February 18, 2018
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Squiggles and strokes of the pen

By Kent Ward

Peruse the copy of the Declaration of Independence that is coming to the Bangor Public Library next month and you’ll find that you can easily read the signatures of most of the 56 patriots who signed the document 235 years ago — some with grand flourishes, some with an underline for emphasis, and others in a tightly controlled, frugal script.

The bold and dominant stroke of John Hancock, apparently the alpha male of the group, certainly leaves no ambiguity in identification. Nor does the perfectly formed and neat lettering of John Adams, Pennsylvania delegate John Morton and others.

By contrast, the autographs of celebrities in sports, the arts and other endeavors can sometimes seem to be first cousin to symbols chiseled into the bedrock by some creative Stone Age caveman. The signature, usually scrawled in haste when the signer is on autopilot, might feature a couple of lazy swirls connected by an effortless squiggle — a status symbol, of sorts, suggesting that the rich and famous march to the beat of a different drummer in such things.

The 18th century poet Richard Brinsley Sheridan may have had this crowd in mind when he wrote, “You write with ease to show your breeding; but easy writing’s curst hard reading.”

When former Alaska governor Sarah Palin autographs her books at a book-signing session, she often looks the purchaser straight in the eye while simultaneously carrying on a conversation and signing her name. I’ve never seen the result of her no-look multi-tasking performance, but I suspect that anyone setting out to distinguish a legible “Sarah Palin” in the scrawl might have a hard job of it. Such a signature would have the advantage of being nearly forge-proof, I would suppose, although it might be hard, as well, for its creator herself to precisely duplicate.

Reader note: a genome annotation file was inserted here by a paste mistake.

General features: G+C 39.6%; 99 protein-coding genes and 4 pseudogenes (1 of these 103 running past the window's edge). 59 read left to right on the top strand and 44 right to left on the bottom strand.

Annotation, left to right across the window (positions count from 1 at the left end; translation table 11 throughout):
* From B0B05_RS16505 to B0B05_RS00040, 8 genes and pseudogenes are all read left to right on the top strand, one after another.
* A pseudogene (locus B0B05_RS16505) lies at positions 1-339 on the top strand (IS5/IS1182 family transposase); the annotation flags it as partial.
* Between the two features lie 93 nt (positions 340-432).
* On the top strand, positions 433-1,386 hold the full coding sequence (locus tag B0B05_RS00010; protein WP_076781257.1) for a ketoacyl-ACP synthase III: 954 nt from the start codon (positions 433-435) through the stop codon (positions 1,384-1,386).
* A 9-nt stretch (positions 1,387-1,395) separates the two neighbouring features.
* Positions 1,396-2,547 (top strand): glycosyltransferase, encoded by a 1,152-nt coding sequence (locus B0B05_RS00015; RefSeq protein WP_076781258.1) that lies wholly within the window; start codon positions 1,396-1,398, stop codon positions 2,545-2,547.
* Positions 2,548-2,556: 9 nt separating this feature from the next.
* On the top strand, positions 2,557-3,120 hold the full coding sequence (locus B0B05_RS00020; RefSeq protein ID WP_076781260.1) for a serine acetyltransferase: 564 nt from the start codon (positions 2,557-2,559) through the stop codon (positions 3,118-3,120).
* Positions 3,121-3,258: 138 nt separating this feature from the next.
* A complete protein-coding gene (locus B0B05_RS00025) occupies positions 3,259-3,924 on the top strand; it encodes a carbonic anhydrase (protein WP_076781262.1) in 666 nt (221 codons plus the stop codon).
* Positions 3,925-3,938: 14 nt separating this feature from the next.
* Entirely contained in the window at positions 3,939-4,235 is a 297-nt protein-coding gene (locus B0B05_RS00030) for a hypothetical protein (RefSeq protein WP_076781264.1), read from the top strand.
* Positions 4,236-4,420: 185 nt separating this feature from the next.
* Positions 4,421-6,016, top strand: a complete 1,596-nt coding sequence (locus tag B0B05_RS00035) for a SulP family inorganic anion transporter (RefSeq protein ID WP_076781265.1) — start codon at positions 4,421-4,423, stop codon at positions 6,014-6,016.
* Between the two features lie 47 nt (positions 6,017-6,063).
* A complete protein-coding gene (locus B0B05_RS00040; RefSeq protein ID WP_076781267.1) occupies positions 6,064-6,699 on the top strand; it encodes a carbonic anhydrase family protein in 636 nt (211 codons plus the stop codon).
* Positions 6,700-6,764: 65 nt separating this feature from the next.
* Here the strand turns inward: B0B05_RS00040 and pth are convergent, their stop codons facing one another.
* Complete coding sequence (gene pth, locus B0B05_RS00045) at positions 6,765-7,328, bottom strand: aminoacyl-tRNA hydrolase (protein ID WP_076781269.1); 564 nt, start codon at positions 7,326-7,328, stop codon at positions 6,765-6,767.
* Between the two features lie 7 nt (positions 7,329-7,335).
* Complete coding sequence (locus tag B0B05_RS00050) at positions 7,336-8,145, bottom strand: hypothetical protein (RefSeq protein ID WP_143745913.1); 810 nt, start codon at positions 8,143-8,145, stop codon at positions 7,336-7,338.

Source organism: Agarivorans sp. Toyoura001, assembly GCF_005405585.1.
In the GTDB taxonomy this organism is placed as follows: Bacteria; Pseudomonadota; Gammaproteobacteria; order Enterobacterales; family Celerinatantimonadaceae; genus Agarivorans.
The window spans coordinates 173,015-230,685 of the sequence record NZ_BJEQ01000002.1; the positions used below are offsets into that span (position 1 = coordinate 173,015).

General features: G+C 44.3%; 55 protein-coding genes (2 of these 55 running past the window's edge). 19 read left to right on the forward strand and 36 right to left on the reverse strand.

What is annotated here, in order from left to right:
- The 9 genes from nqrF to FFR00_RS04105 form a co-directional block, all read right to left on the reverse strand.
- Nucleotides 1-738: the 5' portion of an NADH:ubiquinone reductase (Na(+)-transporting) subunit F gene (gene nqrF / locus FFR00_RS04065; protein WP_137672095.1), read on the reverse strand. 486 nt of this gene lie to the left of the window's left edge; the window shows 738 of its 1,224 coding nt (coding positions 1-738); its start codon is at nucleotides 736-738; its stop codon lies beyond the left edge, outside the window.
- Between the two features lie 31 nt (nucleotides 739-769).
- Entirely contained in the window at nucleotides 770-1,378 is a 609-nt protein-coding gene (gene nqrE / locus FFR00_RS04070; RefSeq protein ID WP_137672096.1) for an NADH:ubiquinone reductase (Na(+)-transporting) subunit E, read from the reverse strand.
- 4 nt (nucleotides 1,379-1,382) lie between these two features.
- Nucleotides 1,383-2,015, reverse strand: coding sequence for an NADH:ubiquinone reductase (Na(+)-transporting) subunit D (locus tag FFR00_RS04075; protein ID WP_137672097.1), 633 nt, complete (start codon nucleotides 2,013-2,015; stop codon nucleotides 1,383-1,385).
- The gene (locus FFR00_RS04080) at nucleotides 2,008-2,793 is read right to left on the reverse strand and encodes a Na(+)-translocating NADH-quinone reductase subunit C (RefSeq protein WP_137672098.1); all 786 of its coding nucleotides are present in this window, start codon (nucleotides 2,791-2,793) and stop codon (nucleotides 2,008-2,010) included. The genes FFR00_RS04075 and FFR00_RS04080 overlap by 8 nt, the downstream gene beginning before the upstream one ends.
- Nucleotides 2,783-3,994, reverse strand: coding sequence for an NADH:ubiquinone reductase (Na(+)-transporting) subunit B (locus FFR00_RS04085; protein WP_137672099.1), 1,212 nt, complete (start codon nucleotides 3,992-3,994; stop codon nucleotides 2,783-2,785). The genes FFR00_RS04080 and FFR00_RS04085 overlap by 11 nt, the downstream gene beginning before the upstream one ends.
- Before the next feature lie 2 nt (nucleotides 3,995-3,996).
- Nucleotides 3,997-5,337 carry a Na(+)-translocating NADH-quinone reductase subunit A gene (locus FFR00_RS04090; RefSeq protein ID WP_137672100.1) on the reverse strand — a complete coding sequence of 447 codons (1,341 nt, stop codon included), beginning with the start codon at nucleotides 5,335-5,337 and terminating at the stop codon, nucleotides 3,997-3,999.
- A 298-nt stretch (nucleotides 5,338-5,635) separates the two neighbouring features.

Old-timers will contend that, generally speaking, penmanship was far better in the less hectic, pre-Twitter gadget days of yore, when young school kids were extensively drilled in the practice daily — a portion of the exercise involving creating pages of ovals and “push-and-pulls” to help get the hang of it.

On occasion, I still receive old-fashioned handwritten letters in the old-fashioned mail from old-fashioned people, and almost without exception, their superb penmanship is something to write home about.

Graphology — the study of handwriting for character analysis — has become a big and, at times,  controversial practice here and abroad. Some businesses apply it to the recruitment process, apparently to weed out potential axe murderers, embezzlers and the like.

“The art of interpreting the squiggles, strokes and spacing of someone’s scrawl has moved from an end-of-pier sideshow into the boardrooms of British companies in recent years,” BBC News reported in 2005.
Proponents claim that the practice can show much about a writer, including how he will perform under stress. Opponents such as the British Psychological Society rank graphology alongside astrology — giving them both “zero validity” in determining someone’s character.

British graphologist Erik Rees contends that a skilled graphologist can identify a wide variety of character traits, including creativity, nervousness, sincerity, ambition, lying, tenacity and ability to work with others. “Handwriting is the unplanned reflex movements of the brain. If you had to write with a pen in your mouth or between your toes, your style would still be the same,” he said.

Above all, our signatures can reveal a lot about our self-image, the website graphicinsight.co.za suggests.  A signature with overlarge, inflated and ornate capitals that contrasts markedly with the rest of the autograph, for example, “shows an individual who feels insecure but tries to hide it with a display of importance.” But write too fine, in a tiny, conservative script, and you stand to be accused of being a tightwad, and probably an insecure one at that.

What’s a person to do? Keep your handwriting legible, of healthy size, slant it gently to the right, don’t cramp your letters and practice good spacing. That’s what Mother Teresa did in her writing, according to an analysis of her penmanship on the Graphic Insight website.

And look at what she accomplished.

BDN columnist Kent Ward lives in Limestone. His email address is maineolddawg@gmail.com.

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